The mini-games are a fun call back to the original, but oh my god. The pull-up mini-game. I have gazed into the abyss and the pull-up mini-game stared back at me. It’s not broken or unfair, it’s just really really hard. Speaking of difficulty, therein lies my other major criticism of the game. The normal mode is a work of art. It’s difficult where it needs to be, and easy where it should be. And then there’s easy mode. At some point, they might as well just AI control the characters and let you watch the game. Hmm… an in-game let’s play. Someone copyright that.

The Good

And here we go. The graphics, the music, the game-play, the character development, the expansion of the story, the modernization of some out-dated themes… I could go on. So I will. The voice acting, the controls, the combat system, the weapons upgrading. Everything works. There is no system in Final Fantasy VII Remake that I can point to and say it’s broken or stupid.

The game is of course gorgeous, but saying a Square-Enix game looks nice is on par with “Breaking news: Water is wet.” That said, even for Square-Enix, this title is lovely to look at. Aerith is one of the best examples of a character brought to life I have ever seen. I know there’s a lot of discussions out there about Cloud/Aerith vs Cloud/Tifa, but Cloud and Jessie anyone?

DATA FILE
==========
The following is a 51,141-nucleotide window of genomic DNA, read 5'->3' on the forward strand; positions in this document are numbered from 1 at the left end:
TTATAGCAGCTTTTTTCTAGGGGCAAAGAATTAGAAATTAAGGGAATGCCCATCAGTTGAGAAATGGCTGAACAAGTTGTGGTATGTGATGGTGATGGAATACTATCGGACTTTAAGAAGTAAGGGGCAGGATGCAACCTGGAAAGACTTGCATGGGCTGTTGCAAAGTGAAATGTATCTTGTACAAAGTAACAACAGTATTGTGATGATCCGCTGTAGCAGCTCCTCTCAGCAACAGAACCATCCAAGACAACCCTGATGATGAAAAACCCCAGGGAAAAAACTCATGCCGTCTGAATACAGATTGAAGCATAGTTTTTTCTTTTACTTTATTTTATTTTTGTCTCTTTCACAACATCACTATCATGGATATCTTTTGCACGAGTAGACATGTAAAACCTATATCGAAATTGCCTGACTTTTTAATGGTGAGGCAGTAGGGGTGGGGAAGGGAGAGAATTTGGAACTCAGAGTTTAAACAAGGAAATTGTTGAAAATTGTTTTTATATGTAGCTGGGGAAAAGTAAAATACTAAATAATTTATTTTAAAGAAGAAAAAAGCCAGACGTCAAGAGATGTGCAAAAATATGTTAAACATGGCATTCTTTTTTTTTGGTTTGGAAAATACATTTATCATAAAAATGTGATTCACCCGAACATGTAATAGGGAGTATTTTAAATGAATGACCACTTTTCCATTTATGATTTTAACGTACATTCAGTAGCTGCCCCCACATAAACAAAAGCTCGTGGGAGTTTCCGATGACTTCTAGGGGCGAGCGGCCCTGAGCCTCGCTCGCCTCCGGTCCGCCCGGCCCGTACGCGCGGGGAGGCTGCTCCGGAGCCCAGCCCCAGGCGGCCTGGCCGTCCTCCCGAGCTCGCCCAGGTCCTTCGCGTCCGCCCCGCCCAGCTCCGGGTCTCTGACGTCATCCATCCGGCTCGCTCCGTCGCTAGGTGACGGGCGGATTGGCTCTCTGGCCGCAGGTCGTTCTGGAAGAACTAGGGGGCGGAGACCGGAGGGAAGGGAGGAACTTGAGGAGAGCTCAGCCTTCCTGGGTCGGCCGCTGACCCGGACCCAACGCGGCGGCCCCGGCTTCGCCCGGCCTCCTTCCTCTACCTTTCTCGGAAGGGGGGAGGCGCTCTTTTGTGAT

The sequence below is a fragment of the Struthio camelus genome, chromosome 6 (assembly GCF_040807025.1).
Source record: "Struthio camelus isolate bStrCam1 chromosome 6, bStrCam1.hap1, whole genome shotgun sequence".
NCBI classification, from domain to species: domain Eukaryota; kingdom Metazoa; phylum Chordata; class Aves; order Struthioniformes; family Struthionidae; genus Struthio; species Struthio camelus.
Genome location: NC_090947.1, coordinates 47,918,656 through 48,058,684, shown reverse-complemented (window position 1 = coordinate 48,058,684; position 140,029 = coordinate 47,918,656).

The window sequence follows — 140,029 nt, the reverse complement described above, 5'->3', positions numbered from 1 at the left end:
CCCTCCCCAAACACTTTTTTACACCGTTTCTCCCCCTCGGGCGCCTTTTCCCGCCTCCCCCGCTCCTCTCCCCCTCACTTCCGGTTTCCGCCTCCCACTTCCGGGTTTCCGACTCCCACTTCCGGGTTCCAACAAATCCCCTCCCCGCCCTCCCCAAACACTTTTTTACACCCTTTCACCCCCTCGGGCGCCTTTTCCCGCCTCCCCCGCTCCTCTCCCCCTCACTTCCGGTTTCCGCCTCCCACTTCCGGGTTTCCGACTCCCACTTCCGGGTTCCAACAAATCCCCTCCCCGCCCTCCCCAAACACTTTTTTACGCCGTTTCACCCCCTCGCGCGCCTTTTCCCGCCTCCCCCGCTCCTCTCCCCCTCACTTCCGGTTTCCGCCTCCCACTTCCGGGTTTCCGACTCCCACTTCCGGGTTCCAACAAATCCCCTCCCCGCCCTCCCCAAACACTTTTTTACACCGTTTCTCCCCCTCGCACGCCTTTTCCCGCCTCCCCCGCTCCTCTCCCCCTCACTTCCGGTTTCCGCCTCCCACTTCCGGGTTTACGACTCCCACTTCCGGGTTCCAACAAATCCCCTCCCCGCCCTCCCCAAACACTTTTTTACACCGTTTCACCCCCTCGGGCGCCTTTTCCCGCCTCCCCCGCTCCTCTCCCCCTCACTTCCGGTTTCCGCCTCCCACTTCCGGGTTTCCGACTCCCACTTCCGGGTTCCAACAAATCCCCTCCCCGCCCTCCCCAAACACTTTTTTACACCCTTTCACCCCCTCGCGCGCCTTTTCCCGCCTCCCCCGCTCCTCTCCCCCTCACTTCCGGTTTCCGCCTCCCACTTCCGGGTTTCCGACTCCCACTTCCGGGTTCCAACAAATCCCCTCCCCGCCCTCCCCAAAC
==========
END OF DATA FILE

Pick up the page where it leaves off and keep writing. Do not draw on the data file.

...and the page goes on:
Cloud and Aerith in Final Fantasy VII Remake
Cloud and Aerith in Final Fantasy VII Remake. Image courtesy of Square-Enix.

I could write a full article about the combat system alone. The combat system in Final Fantasy VII Remake is the culmination of what Square-Enix has been trying to do for 15 years. Final Fantasy XII marked a departure from the turn-based or ATB systems we all grew up with. Since then, they’ve released FF13, FF15, and myriad Kingdom Hearts games trying to perfect the system. Each time, they’ve gotten a little closer but it’s still never felt intuitive and rewarding. They finally got over the hump with FF7:R. It’s fun. It works. Congratulations Square-Enix.

And More Good

As I wasn’t a major FF7 fan and haven’t played it in some time, I had a lot to re-learn about the materia system. I can safely say that it’s a faithful representation of the original system, with some nice fine-tuning for modern-day. The weapons upgrades are definitely borrowing from their experiments in FF12 and 15 with the license board and similar leveling methods. I promised no spoilers, so I won’t be going into detail about the famous scene at the Honeybee Inn. I’ll just say that as a trans woman myself, I wasn’t offended by anything I saw and I thought they handled the whole scene quite tastefully. Very impressive.

Materia system in Final Fantasy VII Remake
Materia system in Final Fantasy VII Remake. Image courtesy of Square-Enix.

So overall thoughts. For the first time since FFXI and the 2.0 release of FFXIV, I’m extremely pleased with a Square-Enix release. I would absolutely recommend the game to fans of the original, and to newcomers alike. As someone who didn’t remember much of the original, I found the game very accessible. I won’t even pull the punch by saying “wait until it’s on sale.” No. Don’t wait. Go get it, right now. I need more people to talk with about it. If this were everything, Square-Enix would earn a 9/10 from me. However, this is only the beginning of Final Fantasy VII: Remake. We’ve got at least two more games to go to finish the story, so I’ll withhold rating it until then. Overall, wonderful job Square-Enix. The magic is clearly still in there somewhere.